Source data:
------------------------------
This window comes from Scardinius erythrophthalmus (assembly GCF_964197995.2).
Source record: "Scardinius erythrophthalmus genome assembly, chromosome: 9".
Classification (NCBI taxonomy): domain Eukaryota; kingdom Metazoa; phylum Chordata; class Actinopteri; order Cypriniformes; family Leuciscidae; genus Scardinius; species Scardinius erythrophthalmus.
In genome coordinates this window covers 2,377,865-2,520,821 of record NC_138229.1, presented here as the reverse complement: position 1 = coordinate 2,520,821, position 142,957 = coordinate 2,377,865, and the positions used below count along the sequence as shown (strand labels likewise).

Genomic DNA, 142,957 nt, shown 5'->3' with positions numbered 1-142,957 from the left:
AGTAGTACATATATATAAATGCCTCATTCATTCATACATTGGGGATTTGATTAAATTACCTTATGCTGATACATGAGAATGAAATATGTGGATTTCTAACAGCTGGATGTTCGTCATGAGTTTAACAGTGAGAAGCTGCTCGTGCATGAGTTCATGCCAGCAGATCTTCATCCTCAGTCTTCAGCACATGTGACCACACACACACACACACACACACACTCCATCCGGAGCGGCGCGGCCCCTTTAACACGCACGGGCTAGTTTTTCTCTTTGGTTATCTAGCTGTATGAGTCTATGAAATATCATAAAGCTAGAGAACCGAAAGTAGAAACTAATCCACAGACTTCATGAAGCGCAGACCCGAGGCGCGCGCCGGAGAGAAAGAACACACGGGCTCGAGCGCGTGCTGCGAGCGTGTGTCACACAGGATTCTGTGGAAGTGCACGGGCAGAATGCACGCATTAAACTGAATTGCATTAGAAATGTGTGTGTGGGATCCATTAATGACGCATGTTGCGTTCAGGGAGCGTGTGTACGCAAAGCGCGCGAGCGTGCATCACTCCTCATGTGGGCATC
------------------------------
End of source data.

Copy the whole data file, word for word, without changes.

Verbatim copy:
This window comes from Scardinius erythrophthalmus (assembly GCF_964197995.2).
Source record: "Scardinius erythrophthalmus genome assembly, chromosome: 9".
Classification (NCBI taxonomy): domain Eukaryota; kingdom Metazoa; phylum Chordata; class Actinopteri; order Cypriniformes; family Leuciscidae; genus Scardinius; species Scardinius erythrophthalmus.
In genome coordinates this window covers 2,377,865-2,520,821 of record NC_138229.1, presented here as the reverse complement: position 1 = coordinate 2,520,821, position 142,957 = coordinate 2,377,865, and the positions used below count along the sequence as shown (strand labels likewise).

Genomic DNA, 142,957 nt, shown 5'->3' with positions numbered 1-142,957 from the left:
AGTAGTACATATATATAAATGCCTCATTCATTCATACATTGGGGATTTGATTAAATTACCTTATGCTGATACATGAGAATGAAATATGTGGATTTCTAACAGCTGGATGTTCGTCATGAGTTTAACAGTGAGAAGCTGCTCGTGCATGAGTTCATGCCAGCAGATCTTCATCCTCAGTCTTCAGCACATGTGACCACACACACACACACACACACACACTCCATCCGGAGCGGCGCGGCCCCTTTAACACGCACGGGCTAGTTTTTCTCTTTGGTTATCTAGCTGTATGAGTCTATGAAATATCATAAAGCTAGAGAACCGAAAGTAGAAACTAATCCACAGACTTCATGAAGCGCAGACCCGAGGCGCGCGCCGGAGAGAAAGAACACACGGGCTCGAGCGCGTGCTGCGAGCGTGTGTCACACAGGATTCTGTGGAAGTGCACGGGCAGAATGCACGCATTAAACTGAATTGCATTAGAAATGTGTGTGTGGGATCCATTAATGACGCATGTTGCGTTCAGGGAGCGTGTGTACGCAAAGCGCGCGAGCGTGCATCACTCCTCATGTGGGCATC